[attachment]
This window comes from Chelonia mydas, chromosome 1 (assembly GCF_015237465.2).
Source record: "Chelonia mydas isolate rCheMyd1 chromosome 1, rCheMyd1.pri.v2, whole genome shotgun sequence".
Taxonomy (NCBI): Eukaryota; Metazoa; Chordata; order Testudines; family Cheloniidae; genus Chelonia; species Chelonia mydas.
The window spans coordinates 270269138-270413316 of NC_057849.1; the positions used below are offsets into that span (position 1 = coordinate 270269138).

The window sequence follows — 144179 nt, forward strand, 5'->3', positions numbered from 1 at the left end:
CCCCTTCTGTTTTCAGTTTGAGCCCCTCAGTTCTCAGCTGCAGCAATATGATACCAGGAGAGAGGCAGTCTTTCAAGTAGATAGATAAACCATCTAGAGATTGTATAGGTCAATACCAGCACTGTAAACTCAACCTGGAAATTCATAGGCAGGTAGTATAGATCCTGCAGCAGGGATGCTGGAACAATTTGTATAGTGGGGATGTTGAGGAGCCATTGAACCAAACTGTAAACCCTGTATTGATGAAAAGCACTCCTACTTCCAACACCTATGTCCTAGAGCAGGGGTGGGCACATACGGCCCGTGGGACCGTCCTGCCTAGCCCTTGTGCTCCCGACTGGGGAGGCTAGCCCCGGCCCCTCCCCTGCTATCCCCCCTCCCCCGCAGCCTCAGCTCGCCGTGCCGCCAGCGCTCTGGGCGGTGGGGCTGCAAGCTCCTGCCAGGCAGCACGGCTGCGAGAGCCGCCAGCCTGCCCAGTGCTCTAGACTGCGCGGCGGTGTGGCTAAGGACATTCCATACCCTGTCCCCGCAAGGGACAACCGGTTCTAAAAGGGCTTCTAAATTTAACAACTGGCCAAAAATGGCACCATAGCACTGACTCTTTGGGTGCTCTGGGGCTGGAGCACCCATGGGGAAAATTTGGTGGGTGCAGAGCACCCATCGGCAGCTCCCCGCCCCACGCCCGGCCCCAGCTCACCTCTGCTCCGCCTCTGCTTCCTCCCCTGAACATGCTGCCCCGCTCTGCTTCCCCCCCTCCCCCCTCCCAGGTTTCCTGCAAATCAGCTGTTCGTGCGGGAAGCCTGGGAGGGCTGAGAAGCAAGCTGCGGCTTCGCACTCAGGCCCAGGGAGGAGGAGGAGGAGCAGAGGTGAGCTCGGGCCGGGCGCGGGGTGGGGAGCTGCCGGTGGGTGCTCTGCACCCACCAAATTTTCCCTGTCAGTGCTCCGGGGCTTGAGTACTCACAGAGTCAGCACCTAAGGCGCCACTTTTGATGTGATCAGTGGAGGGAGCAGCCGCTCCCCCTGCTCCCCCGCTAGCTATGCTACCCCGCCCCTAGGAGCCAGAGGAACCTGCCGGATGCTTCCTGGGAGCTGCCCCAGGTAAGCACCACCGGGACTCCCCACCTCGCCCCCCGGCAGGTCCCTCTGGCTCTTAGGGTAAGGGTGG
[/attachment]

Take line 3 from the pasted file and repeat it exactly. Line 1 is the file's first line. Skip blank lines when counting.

Taxonomy (NCBI): Eukaryota; Metazoa; Chordata; order Testudines; family Cheloniidae; genus Chelonia; species Chelonia mydas.